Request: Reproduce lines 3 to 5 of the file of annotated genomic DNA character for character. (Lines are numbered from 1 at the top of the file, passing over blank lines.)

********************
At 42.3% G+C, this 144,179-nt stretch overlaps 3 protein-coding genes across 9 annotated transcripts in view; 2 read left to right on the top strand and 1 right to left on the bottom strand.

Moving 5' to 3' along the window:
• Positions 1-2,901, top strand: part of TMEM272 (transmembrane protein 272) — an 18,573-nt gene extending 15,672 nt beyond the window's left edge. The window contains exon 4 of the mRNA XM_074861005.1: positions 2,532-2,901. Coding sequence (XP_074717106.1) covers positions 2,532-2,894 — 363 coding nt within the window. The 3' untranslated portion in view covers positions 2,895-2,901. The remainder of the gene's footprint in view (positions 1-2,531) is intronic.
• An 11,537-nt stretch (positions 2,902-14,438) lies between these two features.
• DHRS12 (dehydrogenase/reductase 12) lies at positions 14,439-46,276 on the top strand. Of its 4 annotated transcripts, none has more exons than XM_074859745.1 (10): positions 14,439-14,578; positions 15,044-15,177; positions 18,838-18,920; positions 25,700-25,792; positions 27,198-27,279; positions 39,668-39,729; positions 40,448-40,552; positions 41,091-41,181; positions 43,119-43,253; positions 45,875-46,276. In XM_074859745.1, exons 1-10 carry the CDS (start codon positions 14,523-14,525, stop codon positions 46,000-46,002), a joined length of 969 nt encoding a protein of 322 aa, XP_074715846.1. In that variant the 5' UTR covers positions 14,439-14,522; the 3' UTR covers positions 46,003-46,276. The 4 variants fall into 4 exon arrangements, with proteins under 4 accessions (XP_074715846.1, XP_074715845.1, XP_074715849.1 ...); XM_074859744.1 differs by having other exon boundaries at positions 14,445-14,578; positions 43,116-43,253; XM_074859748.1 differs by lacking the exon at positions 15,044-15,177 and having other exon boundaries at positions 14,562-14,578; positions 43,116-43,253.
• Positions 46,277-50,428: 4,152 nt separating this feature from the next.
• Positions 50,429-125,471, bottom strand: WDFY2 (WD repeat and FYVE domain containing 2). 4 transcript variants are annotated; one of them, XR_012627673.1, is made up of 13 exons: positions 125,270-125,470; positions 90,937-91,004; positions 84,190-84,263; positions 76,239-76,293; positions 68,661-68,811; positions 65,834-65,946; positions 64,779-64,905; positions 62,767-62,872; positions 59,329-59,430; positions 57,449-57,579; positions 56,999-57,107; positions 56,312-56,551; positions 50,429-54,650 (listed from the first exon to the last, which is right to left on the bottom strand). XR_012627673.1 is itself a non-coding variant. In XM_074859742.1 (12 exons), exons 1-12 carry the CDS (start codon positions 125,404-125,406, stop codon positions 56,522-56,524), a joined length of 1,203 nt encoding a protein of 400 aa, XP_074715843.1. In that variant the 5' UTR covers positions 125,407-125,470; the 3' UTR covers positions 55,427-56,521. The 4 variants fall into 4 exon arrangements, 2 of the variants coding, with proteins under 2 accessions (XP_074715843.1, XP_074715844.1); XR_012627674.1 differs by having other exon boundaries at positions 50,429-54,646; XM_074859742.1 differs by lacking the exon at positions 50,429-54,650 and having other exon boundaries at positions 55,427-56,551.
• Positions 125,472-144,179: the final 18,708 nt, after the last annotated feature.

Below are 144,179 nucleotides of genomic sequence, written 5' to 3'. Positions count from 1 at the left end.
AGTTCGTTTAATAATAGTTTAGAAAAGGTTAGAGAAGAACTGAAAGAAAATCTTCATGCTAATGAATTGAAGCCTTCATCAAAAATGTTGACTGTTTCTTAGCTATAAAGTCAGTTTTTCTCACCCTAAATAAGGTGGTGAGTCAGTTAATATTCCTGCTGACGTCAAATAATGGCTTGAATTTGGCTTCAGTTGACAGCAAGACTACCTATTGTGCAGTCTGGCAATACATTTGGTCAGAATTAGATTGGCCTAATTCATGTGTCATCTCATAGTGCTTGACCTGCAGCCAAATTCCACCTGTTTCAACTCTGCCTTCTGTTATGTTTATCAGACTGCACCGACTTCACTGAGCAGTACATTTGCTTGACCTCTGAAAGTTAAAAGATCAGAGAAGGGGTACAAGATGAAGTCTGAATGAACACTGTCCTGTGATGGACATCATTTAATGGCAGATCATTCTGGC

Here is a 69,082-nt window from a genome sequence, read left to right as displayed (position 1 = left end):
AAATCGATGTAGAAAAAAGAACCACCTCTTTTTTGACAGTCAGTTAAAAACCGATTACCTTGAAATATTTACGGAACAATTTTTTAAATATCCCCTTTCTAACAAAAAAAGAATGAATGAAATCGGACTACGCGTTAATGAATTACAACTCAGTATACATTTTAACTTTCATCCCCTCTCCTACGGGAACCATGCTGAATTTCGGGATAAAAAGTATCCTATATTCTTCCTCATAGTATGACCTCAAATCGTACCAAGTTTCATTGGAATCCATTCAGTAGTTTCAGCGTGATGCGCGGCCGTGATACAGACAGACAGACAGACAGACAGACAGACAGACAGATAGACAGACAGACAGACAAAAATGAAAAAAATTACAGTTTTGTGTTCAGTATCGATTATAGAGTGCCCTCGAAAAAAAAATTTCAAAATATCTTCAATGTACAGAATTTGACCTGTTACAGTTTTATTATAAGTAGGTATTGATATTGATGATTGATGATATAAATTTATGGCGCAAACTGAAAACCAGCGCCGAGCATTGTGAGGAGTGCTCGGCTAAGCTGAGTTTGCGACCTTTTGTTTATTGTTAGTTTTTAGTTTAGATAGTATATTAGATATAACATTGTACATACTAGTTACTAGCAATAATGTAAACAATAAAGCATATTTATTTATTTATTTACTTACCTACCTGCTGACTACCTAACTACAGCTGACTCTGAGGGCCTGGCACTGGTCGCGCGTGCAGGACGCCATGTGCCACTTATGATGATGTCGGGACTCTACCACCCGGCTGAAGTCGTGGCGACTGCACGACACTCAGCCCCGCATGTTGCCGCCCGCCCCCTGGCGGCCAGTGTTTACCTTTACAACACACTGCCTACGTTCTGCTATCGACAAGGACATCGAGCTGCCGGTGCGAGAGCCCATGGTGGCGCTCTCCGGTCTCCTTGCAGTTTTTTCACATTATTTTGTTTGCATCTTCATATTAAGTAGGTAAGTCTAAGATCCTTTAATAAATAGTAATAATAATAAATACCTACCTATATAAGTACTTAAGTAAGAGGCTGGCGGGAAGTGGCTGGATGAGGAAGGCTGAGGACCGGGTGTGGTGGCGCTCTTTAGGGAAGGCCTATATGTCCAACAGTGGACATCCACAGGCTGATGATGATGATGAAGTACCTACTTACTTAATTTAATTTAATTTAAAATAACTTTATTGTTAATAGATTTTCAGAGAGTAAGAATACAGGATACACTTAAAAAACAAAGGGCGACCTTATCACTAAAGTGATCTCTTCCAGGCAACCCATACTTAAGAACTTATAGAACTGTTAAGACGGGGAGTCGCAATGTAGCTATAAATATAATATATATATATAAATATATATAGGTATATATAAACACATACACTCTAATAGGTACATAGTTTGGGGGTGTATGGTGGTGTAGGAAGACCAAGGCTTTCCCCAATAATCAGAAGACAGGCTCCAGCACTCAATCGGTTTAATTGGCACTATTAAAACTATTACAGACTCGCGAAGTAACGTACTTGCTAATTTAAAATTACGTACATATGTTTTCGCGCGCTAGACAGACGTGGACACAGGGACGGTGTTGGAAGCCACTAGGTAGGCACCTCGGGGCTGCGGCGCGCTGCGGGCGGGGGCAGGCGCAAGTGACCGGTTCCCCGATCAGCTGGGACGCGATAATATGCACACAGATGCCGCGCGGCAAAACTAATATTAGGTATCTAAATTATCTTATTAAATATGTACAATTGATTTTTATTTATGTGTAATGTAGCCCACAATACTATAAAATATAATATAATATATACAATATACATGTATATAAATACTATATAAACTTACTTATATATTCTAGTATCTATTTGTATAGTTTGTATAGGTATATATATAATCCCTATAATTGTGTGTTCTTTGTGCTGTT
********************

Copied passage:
• Positions 1-2,901, top strand: part of TMEM272 (transmembrane protein 272) — an 18,573-nt gene extending 15,672 nt beyond the window's left edge. The window contains exon 4 of the mRNA XM_074861005.1: positions 2,532-2,901. Coding sequence (XP_074717106.1) covers positions 2,532-2,894 — 363 coding nt within the window. The 3' untranslated portion in view covers positions 2,895-2,901. The remainder of the gene's footprint in view (positions 1-2,531) is intronic.
• An 11,537-nt stretch (positions 2,902-14,438) lies between these two features.
• DHRS12 (dehydrogenase/reductase 12) lies at positions 14,439-46,276 on the top strand. Of its 4 annotated transcripts, none has more exons than XM_074859745.1 (10): positions 14,439-14,578; positions 15,044-15,177; positions 18,838-18,920; positions 25,700-25,792; positions 27,198-27,279; positions 39,668-39,729; positions 40,448-40,552; positions 41,091-41,181; positions 43,119-43,253; positions 45,875-46,276. In XM_074859745.1, exons 1-10 carry the CDS (start codon positions 14,523-14,525, stop codon positions 46,000-46,002), a joined length of 969 nt encoding a protein of 322 aa, XP_074715846.1. In that variant the 5' UTR covers positions 14,439-14,522; the 3' UTR covers positions 46,003-46,276. The 4 variants fall into 4 exon arrangements, with proteins under 4 accessions (XP_074715846.1, XP_074715845.1, XP_074715849.1 ...); XM_074859744.1 differs by having other exon boundaries at positions 14,445-14,578; positions 43,116-43,253; XM_074859748.1 differs by lacking the exon at positions 15,044-15,177 and having other exon boundaries at positions 14,562-14,578; positions 43,116-43,253.